I was in the mood for some zig zag top stitching so I decided to forgo the twin needle.  I kinda like the detail of it.  Here's a grumpy face.  I can't take myself that seriously when I'm in my backyard getting photos taken of me, I'm sure half my neighbors think I'm a weirdo.


It's a perfect top for fall. I often don't get quick reaction from my husband on things I make but I walked downstairs in this shirt this morning and he commented on how he liked it.  I get man points for this one.  I'm not sure what man points are.


Oh, my garden is now a cat's litter box and a random container of various other crap.  But I do have decorative corn stalks, as sad as they look.  I've been working on a winter coat.  I've had one failed muslin and have another one in the works.  Plus I got a really interesting long term sewing proposition last week.  More to come on that...

Monday, October 13, 2014

How I Dye My Bra Stuff + A Very Green Orange Lingerie Marlborough Bra


Dyeing bra fabrics, laces, elastics and notions is ridiculously easy and quite economical since I want to make multiple different bras with my limited stash.  I purchased many yards of this very nice quality nylon/spandex white galloon lace at FIFTY CENTS a yard over  a year ago at a clothing & lingerie manufacturer's warehouse sale.  I need only so many plain white bras.  I used plain white everything else for dyeing purposes.  Note that polyester materials will not dye well, or at all.  All of my stuff here is a nylon based, the rings and sliders are nylon coated.  I used a medium/heavyweight powermesh and a nylon/spandex fabric that might technically be a swimsuit fabric.  My wide elastic for the bottom of the bra was a surprising polyester/spandex and took on only a hint of my dye.  It somehow didn't get photographed above but it's evident in the finished bra pics.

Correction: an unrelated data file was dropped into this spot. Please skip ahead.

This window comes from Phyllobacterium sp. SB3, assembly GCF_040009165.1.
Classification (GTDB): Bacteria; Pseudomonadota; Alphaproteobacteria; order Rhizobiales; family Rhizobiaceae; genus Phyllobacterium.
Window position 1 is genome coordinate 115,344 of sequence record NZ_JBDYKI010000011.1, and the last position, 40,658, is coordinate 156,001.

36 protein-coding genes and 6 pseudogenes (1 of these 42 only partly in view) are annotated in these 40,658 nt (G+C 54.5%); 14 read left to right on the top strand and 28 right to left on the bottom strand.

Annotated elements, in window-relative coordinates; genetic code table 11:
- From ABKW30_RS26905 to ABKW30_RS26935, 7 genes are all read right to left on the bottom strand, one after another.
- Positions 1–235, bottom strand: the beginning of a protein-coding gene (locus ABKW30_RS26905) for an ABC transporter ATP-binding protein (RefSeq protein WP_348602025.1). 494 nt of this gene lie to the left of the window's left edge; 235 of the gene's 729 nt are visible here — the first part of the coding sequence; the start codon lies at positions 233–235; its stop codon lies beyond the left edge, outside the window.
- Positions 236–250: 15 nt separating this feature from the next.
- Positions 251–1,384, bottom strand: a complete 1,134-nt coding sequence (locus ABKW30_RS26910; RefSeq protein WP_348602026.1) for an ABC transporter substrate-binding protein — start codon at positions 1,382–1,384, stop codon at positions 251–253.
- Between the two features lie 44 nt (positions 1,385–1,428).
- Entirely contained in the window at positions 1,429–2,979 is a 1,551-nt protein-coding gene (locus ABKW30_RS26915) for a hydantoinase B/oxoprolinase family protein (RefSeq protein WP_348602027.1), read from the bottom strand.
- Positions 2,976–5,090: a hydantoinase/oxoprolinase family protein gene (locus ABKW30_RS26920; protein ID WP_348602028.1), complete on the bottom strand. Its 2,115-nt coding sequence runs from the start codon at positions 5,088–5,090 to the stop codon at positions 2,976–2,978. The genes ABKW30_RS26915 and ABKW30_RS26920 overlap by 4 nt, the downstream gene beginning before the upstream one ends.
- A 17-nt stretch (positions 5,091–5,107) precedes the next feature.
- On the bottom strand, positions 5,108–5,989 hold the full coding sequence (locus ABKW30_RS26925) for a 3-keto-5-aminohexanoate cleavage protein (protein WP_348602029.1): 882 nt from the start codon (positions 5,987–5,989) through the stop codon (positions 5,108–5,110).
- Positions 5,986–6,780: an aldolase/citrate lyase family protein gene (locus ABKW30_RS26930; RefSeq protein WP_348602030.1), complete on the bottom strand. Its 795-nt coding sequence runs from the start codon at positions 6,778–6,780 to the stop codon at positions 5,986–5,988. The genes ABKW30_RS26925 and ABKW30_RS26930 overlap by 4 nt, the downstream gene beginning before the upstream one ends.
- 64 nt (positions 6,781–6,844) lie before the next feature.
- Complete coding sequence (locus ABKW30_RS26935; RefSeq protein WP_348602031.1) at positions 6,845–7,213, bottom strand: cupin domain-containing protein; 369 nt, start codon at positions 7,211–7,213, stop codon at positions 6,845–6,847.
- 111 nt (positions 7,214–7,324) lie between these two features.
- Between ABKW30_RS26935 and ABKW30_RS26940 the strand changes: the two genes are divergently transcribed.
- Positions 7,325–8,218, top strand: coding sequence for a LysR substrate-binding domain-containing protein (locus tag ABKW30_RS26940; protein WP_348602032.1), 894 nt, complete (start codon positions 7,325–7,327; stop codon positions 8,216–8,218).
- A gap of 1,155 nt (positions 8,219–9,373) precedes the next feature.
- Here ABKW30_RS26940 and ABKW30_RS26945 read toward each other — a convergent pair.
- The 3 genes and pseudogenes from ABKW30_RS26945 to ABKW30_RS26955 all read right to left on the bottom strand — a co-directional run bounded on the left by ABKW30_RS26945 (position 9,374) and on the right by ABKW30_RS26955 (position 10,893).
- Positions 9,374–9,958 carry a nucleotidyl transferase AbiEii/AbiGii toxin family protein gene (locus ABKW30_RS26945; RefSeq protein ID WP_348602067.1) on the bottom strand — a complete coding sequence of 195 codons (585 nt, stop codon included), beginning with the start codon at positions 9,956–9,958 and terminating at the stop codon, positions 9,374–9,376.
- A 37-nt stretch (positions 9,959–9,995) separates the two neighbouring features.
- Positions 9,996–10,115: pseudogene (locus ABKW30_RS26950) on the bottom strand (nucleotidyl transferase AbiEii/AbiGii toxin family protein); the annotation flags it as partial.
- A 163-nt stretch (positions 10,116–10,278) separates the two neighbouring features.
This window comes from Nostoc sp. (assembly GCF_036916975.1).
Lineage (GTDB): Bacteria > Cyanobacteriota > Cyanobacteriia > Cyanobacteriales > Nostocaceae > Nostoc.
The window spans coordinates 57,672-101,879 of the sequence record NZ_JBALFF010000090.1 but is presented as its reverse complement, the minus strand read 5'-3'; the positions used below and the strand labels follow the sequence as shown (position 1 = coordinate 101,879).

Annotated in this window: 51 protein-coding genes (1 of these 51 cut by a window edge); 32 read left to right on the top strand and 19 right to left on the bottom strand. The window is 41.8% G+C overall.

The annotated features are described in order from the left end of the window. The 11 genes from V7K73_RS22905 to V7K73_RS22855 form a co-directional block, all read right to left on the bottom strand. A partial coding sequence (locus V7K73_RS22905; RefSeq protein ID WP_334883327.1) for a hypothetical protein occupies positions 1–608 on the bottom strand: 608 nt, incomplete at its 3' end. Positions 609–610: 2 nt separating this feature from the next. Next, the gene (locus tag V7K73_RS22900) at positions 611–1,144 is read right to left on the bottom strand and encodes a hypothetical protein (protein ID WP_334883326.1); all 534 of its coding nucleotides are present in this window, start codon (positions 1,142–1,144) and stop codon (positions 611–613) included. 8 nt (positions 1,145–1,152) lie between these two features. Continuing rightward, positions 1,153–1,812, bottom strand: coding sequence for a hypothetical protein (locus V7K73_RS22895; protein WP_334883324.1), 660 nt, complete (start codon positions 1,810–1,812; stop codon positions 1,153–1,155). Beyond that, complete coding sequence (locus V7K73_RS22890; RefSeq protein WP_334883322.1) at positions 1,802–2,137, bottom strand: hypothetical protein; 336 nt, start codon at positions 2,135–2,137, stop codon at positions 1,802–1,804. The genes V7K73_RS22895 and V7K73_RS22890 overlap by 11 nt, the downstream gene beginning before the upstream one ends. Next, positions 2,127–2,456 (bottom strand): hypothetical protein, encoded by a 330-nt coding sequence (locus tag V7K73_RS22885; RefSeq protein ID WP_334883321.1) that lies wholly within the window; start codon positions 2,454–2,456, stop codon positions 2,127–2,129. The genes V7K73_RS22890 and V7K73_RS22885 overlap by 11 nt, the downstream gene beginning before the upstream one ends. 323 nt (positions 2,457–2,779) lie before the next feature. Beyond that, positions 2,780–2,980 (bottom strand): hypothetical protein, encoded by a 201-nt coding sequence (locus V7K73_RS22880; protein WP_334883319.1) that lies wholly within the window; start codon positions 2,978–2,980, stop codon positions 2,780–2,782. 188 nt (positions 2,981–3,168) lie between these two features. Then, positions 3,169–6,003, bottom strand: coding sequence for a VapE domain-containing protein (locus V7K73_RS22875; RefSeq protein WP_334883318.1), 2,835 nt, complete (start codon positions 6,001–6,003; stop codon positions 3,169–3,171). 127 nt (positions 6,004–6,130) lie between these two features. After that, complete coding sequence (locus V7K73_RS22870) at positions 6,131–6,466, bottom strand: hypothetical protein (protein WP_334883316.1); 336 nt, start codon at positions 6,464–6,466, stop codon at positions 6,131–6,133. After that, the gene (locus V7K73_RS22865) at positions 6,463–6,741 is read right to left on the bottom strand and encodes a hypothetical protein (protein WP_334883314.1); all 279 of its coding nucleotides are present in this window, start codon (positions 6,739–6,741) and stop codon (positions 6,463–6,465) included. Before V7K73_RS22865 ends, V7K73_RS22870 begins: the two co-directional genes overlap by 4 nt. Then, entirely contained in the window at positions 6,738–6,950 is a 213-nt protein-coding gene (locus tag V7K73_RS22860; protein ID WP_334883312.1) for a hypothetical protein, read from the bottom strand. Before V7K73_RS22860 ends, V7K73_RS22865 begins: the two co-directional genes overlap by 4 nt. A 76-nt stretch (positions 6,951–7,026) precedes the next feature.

I dye all my materials before sewing because there may be variations in the dye job on the fabric, I can cut around them if it happens, but I've not had that issue anyhow.  For this green bra I used liquid RIT dye in Apple Green (I know, the photo has brown).  I often will mix colors for custom shades but I kept it straight up green today.  I use a large pot usually meant for canning and a plastic spork thingy, both I've allotted for dye jobs only... no cooking ever with these.  I cut the recommended amounts of fabrics and elastics.  I fill the pot about 1/2 full with hot water, place it on my stove to heat it while I dye... but flip the heat off after 5 minutes so.  I used about 1/3 of the bottle of RIT dye and about a 1/2 cup plain white vinegar.  The vinegar helps the dye to do it's job on nylon materials.


I pre-wet my materials with plain tap water-- this allows the dye to absorb evenly when you dip it in, helping it to not soak up in some weirdo way causing a messed up, uneven dye job (this has happened to me before).  I throw EVERYTHING in.  I toss in the itty bitty bits first (the sliders & rings, the hooks and elastics) so they don't get wrapped up, lost and wonky mixed in with the larger bits-- the fabrics.  I use my mega spork to constantly stir (*gently* for a maximum non-splashing experience).  Constant agitation makes sure I have an even dye job-- letting it sit quietly in the pot un-stirred=icky, uneven color (been there, done that). I keep it moving.  I usually leave it all in about 10 minutes or so until I see a color result I like.  So no one is breaking their arm stirring a pot of bra stuff.